MUSEUM QUALITY: How’s this for a shopping list: Seven rare Madame Grès couture dresses, one Paco Rabanne, eight Martine Sitbon pieces, photo prints by Deborah Turbeville, drawings by the fashion illustrator Antonio Lopez, for a total of 36 pieces.
Curator Olivier Saillard was able to make those purchases for the fashion museum at the Palais Galliera, where he is director, with the support of the Vogue Paris Foundation, a fund established last year by the French magazine with an annual grant of 100,000 euros, or $111,063 at current exchange.
Saillard and Emmanuelle Alt, editor in chief of Vogue Paris, raised around 200,000 euros, or $222,126, with the foundation’s second edition of the gala scheduled for Monday in the neo-Renaissance palace’s striking peristyle.
Saillard said the museum’s affiliation with the fashion magazine has opened the door to a windfall of donations coinciding with the gala — 36 pieces from houses such as Chanel, Celine, Hermès, Chloé, Fendi, Versace and Givenchy.
“The concept remains the same; houses come; buy tables,” Alt said. “It is important to support French fashion and couture. It’s really about the heritage and to celebrate Paris.”
Alt noted that the magazine has no say in the museum’s acquisition policy, but it is fully behind Saillard’s ambitions to buy into important contemporary fashions, with the curator often placing orders right after a fashion show, much like a retailer.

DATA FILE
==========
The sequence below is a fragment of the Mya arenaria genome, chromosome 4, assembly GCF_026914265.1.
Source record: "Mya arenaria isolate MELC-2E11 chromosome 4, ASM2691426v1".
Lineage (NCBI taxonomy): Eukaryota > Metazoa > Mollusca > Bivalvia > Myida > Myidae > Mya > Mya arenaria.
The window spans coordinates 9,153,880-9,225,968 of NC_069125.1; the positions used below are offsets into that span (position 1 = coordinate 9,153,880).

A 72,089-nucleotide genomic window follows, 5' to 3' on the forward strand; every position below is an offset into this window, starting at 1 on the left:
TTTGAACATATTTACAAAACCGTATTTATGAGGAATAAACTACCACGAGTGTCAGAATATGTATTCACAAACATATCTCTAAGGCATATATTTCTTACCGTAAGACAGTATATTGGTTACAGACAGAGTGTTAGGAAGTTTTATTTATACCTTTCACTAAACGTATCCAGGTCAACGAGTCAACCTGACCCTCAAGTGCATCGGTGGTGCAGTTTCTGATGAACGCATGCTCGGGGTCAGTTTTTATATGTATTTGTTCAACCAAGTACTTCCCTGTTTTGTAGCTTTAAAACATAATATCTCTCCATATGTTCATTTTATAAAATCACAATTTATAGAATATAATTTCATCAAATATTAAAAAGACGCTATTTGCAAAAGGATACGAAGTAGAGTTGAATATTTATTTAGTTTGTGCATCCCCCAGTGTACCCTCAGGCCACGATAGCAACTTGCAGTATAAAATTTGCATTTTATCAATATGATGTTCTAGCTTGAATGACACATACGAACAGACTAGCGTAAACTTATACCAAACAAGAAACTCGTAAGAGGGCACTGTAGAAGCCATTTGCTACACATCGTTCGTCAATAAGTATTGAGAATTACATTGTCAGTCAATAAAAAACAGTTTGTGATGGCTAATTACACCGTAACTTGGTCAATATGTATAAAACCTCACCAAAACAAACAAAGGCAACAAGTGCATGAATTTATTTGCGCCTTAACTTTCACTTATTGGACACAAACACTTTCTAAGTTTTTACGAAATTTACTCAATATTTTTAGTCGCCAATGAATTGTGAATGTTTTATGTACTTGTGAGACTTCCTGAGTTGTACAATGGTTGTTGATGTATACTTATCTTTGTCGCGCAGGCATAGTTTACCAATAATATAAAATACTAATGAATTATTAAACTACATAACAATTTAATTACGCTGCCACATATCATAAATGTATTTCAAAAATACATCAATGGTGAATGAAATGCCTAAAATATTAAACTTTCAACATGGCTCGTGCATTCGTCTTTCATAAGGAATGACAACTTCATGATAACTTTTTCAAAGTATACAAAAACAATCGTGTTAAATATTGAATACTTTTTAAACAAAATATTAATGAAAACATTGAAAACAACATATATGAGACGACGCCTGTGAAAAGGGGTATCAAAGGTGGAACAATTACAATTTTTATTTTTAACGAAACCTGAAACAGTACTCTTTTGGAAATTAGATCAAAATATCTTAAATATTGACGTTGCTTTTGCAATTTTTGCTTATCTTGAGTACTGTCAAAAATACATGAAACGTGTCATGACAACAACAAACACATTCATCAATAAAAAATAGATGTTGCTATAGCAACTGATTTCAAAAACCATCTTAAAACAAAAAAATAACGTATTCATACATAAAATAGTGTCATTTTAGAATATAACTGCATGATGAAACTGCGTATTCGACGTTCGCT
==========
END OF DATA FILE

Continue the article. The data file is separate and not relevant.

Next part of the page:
Saillard said the fund is allowing the museum to consolidate its collection and fill important holes in its contemporary collection.
“Thanks to Vogue’s initiative and its persuasive power, houses are really responding,” Saillard stressed, mentioning recent acquisitions such as a Raf Simons coat from his fall 2015 show, an outfit of the Japanese label cult label Anrealage from the same season, or a dress donated by Chanel from the spring 2015 couture show.
Saillard said the gala enriches the museum’s acquisition budget by a large margin. By comparison, the institution gets about 40,000 euros, or $44,425, annually from the city.
Saillard insisted it’s better to “have patrons support us to buy pieces such as beautiful Madame Grès dresses than sponsoring exhibits.”
Alt hinted at the rollout of the event, which will begin with a cocktail where guests will be able to look at the display’s newly acquired items, followed by a dinner.
“This year, there will be a performance by Les Twins, Beyoncé’s dancers during the dinner and a DJ set later in the evening. It will be outdoor. Hopefully, it will be this perfect Parisian summer night.”
Saillard said it’s “on a more intimate scale” and more low-key than other museums elsewhere. “We are really small compared to, say, the Met Ball for the Costume Institute in New York. Once we have reached the capacity in the courtyard, we cannot accommodate an extra person. Both Emmanuelle and I feel strongly to keep it relaxed.” Around 260 persons are expected at the dinner.